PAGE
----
Kale is one of those super foods. Not as fancy as inca berries or maca or something else that we may get from the South American continent. The mighty kale may actually just travel as far as from your back garden to your plate. It is a perfect vegetable for winter salads a its peak season is from November until March. I have to admit that I had never really had kale until about this time last year… My local vegetable grower, from whom we get a weekly box of goodies, had some so I thought, well I it’s about time I try this famous leafy green.
To be honest, I can’t actually remember what I did with it… But what I do remember is the beautiful creation me and my mum came up with for Christmas. My mum wanted some green additions to the otherwise meaty Christmas table and even though I had already done some research for suggestions, when I spotted some lovely kale in the supermarket we got it. I also picked up a pomegranate. Together with a few pantry staples and a crispy winter apple we ended up with such a fresh, raw, colourful, yet green salad. Perfect accompaniment to the Christmas ham. It was just great to have something raw as balance to all the cooked (mostly meat) dishes.
Kale, in this case curly kale, can be used in a variety of dishes. It has a subtle flavour and is a nice leafy green to use in smoothies. It can be cooked, steamed or sautéed. For me it is the perfect green to use in salads during the winter months, when other raw leaves are not readily available.
Kale is considered a super foods due to its high nutritional content. Kale is part of the Brassica family, the same as brussel sprouts, cabbage and broccoli. The members of the Brassica family are all high in the cancer protective phytochemical indol-3-carbinol. Kale is also a rich source of Vitamin A, K and C. It is rich in calcium and iron making it a good vegetable to eat for anyone suffering with osteoporosis. And the best thing of all, you don’t have to get it flown across the world to get access to its super powers. Chances are you can easily grow it in your own garden patch.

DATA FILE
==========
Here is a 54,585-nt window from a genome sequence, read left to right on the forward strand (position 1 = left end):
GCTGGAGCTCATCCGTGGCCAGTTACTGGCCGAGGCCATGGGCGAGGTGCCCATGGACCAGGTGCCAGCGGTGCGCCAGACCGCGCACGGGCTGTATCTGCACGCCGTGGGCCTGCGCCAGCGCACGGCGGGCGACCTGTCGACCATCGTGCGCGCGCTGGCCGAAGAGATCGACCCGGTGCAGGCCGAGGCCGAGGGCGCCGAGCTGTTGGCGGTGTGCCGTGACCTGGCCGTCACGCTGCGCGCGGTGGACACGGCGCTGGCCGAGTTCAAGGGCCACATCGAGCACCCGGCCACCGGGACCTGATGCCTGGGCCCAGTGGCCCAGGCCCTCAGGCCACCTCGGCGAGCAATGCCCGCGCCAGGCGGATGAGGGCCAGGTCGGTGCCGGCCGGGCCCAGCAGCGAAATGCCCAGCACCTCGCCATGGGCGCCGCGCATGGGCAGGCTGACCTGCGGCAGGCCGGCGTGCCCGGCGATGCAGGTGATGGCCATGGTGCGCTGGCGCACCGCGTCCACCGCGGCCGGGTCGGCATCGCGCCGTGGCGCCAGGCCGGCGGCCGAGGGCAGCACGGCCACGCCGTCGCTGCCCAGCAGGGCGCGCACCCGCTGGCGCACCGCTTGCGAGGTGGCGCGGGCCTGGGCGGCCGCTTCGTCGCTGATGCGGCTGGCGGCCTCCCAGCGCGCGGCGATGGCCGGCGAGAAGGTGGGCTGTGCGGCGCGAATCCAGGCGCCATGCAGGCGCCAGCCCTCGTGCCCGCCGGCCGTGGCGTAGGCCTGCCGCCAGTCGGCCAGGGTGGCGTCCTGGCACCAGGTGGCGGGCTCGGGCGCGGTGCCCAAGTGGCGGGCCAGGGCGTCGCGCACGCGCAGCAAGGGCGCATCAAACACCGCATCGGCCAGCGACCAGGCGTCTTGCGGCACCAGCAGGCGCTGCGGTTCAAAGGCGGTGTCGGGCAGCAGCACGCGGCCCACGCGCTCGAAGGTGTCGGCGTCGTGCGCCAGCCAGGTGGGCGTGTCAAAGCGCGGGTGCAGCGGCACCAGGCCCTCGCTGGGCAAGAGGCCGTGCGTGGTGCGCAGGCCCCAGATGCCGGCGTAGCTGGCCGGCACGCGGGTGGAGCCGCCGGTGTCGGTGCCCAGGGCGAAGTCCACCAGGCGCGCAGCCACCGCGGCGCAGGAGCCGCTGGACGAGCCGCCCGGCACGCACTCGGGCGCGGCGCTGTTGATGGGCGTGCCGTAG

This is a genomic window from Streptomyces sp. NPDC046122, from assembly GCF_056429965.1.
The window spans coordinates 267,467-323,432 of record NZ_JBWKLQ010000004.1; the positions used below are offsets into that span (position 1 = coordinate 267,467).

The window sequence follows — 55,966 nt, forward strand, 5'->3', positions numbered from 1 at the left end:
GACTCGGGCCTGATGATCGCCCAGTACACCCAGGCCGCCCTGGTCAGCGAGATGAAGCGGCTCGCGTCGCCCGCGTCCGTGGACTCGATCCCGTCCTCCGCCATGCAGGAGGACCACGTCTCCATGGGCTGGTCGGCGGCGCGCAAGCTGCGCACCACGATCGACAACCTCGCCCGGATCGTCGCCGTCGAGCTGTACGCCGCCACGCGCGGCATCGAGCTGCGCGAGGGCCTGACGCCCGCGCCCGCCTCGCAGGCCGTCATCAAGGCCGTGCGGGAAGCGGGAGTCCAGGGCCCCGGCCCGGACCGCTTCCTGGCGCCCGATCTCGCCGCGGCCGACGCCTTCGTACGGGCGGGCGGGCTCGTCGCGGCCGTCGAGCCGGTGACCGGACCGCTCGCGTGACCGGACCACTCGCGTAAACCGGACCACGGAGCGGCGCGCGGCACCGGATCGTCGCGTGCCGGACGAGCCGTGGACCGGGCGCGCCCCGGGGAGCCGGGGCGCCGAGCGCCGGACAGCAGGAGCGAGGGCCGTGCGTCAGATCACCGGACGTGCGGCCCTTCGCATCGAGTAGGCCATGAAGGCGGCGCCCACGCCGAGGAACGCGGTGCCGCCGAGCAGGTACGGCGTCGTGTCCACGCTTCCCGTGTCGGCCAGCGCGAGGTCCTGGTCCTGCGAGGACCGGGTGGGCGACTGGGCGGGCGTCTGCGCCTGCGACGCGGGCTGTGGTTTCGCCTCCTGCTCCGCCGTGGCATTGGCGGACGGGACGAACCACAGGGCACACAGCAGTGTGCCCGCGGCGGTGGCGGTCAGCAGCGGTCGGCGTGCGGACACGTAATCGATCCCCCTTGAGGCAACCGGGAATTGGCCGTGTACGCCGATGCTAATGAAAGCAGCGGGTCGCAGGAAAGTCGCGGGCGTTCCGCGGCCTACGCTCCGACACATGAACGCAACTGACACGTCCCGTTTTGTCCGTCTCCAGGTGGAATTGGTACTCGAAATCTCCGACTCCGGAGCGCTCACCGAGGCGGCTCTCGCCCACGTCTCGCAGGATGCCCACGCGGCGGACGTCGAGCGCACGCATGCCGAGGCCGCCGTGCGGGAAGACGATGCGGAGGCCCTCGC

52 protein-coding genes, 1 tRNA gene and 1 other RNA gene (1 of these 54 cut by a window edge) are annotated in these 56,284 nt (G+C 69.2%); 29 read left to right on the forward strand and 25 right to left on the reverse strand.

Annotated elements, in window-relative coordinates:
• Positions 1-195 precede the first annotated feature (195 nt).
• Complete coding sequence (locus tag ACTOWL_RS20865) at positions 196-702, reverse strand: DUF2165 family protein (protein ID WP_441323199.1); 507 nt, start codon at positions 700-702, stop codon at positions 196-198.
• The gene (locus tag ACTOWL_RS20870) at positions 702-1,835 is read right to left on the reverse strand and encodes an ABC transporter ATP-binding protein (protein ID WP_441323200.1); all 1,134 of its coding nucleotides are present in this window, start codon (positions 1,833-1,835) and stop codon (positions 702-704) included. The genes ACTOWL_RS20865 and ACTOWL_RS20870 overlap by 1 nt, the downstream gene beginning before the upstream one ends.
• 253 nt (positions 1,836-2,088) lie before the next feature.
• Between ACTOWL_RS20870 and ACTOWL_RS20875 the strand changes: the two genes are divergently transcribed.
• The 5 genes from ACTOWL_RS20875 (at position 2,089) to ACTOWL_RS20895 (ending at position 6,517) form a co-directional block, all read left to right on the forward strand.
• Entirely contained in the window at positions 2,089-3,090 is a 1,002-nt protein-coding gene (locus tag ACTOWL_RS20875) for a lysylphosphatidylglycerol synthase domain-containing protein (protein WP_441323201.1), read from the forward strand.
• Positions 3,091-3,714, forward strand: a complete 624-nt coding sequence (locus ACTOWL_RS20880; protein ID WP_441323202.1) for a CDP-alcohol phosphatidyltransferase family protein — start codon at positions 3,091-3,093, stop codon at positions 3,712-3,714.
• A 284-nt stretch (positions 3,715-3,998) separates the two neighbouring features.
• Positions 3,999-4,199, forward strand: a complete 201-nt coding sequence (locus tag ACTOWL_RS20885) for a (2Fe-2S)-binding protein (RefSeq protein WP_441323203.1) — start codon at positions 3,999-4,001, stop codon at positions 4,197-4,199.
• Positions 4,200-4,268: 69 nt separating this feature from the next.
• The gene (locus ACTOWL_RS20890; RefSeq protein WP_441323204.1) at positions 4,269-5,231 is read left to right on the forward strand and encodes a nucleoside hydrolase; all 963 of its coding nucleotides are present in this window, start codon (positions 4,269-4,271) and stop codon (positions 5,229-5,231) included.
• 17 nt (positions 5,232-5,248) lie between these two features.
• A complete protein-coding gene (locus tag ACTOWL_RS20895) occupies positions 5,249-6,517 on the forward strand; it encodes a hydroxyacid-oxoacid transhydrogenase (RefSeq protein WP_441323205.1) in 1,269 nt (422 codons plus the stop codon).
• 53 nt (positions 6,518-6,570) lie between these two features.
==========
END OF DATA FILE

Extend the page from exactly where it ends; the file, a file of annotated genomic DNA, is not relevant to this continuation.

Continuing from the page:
The picture above is from the beautiful glass houses in Ballymaloe Cookery School. I believe Darina Allen is a big fan. I was visiting the school with two of my friends, Caroline and Mary, on a beautiful autumn Sunday back in September. It was still so warm and summery and winter yet so far away. But now winter is finally here and the “C-word” is being talked about everywhere. Actually, I just caved in the other day and bought most of my Christmas presents. Organised. Well at least in this area…
I was invited over to Caroline and Mary’s house for Sunday dinner the other week, quiet a regular occurrence. This is the salad I brought with me. It is light and fresh and full of flavour. I think the orange-tahini dressing adds to the wintry feel of this dish. This is the perfect way to eat your greens even during the winter months, so tuck in!
Kale Salad With Orange – Tahini Dressing
Four large leaves of curly kale
A handful of purple grapes
1/2 pomegranate – de-seeded
For the dressing:
2 tbsp of olive oil or cold pressed rapeseed oil
1 tbsp apple cider vinegar
Juice of 1/2 orange
Zest of one orange
2 tbsp tahini – sesame paste
A pinch of sea salt & freshly ground black pepper – to season
Toasted seeds – as topping for extra crunch
Wash the kale thoroughly to remove any dirt on the leaves. Cut off the thick stems. Finely chop the kale once you have removed the stems. Cut it fairly fine to make it more digestible.
To make the dressing, combine all the ingredients in a bowl and whisk until well combined. Taste and season accordingly with sea salt and black pepper. Pour the dressing over the chopped kale and mix it in well with your hands. The dressing will, as well as add flavour make the raw kale easier to digest and less chewy. Wash and halve the grapes. De-seed the pomegranate. The easiest way to do this it to halve it and then quarter it. Then proceed to peel the seeds out. If it is a particularly juicy one you can do it in a large bowl of water to prevent any splatter and little pink dots all over your favourite jumper… Add the grapes and pomegranate seeds to the dressed kale.
You can add some toasted seeds as topping for some extra crunch, just before serving. This salad will work well with white fish, as a side to a vegetarian meal with whole grains or as I did with a boiled egg and some smoked organic salmon, for a quick, easy lunch.
Your salad will stay fresh for up to three days if kept in an airtight container in the fridge.
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